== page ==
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The Little Penguin is the smallest species of penguin, found on the coastlines of southern Australia and New Zealand. It typically grows to 43cm in height and weighs about one kilogram.
The male is a little larger than the female, although their plumage is similar. The head and upperparts are indigo in colour, with slate-grey ear coverts fading to white underneath, from the chin to the belly. The flippers are indigo above and white underneath. The dark grey-black bill is 3-4cm long, the irises pale silvery- or bluish-grey or hazel, and the feet whitish above with black soles and webbing.
Like most seabirds, they have a long lifespan. The average for the species is 6.5 years, but flipper ringing experiments have recorded individuals that have lived for over 20 years. They feed by hunting fish, squid, and other small sea animals, for which they travel and dive quite extensively.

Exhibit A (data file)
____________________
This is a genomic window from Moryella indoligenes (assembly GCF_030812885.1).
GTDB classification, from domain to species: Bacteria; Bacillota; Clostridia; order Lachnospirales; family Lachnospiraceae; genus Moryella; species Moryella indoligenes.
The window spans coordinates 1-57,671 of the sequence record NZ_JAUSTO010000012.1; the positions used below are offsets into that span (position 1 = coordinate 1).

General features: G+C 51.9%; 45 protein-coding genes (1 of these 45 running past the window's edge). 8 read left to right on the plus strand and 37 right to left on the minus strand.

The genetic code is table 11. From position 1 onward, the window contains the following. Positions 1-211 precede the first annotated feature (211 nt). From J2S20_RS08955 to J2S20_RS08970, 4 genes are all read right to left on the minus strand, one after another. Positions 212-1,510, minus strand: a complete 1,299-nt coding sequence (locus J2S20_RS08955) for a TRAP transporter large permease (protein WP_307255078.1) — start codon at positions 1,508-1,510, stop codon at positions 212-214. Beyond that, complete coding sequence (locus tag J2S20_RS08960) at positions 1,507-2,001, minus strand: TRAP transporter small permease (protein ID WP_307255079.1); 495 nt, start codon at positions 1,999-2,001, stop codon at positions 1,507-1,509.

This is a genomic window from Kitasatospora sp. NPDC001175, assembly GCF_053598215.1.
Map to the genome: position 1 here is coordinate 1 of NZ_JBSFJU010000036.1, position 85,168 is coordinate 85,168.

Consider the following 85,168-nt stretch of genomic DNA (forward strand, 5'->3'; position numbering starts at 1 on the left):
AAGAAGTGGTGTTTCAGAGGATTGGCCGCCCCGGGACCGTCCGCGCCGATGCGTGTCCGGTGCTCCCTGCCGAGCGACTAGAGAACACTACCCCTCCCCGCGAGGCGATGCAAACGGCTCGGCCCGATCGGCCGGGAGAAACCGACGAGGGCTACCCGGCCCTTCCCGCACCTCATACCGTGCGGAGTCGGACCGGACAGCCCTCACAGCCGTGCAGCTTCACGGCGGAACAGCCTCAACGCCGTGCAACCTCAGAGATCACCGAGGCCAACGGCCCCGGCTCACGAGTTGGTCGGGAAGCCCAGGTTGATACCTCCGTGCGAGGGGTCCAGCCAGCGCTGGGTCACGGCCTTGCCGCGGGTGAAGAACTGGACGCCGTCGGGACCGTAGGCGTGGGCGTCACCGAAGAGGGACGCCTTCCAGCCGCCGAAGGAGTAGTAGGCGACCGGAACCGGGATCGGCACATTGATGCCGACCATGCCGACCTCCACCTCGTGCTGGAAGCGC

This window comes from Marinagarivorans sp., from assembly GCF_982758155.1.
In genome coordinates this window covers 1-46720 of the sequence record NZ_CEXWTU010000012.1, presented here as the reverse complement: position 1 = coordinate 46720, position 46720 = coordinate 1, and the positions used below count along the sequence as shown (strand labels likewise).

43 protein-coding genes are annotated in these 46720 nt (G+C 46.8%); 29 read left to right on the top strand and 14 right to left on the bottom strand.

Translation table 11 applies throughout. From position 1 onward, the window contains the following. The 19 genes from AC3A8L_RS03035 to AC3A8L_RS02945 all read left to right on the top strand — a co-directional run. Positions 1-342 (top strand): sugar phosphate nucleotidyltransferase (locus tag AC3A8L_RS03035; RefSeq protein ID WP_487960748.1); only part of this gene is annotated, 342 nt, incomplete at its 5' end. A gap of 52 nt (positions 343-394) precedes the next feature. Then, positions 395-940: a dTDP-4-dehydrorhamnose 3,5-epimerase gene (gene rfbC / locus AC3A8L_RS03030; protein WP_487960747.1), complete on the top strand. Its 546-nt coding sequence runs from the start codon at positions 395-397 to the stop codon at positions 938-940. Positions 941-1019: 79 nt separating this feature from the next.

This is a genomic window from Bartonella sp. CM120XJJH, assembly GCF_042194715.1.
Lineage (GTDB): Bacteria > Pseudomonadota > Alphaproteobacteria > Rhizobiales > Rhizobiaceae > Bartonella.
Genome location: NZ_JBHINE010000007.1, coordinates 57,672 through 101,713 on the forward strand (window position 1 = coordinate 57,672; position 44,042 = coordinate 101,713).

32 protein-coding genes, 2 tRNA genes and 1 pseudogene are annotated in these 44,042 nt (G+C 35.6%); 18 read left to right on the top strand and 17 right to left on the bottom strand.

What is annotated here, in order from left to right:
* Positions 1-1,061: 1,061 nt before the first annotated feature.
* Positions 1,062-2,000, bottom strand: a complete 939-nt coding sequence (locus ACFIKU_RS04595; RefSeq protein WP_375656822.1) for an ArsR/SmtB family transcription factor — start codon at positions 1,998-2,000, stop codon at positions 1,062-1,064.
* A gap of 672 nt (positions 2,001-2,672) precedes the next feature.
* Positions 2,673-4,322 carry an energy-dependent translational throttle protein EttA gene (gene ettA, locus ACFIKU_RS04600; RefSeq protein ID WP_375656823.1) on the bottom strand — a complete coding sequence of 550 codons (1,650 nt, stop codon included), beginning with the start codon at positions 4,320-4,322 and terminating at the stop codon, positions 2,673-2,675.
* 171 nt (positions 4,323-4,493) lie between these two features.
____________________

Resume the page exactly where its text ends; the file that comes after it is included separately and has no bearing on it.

They live year-round in large colonies, with each individual breeding pair forming a burrow in which to raise their chicks (of which two are born at a time). Little Penguins typically return to their colonies to feed their chicks at dusk; the birds will tend to come ashore in small groups to provide some defense against predators which might pick off individuals one by one. In Australia, the strongest colonies are on cat-free and fox-free islands.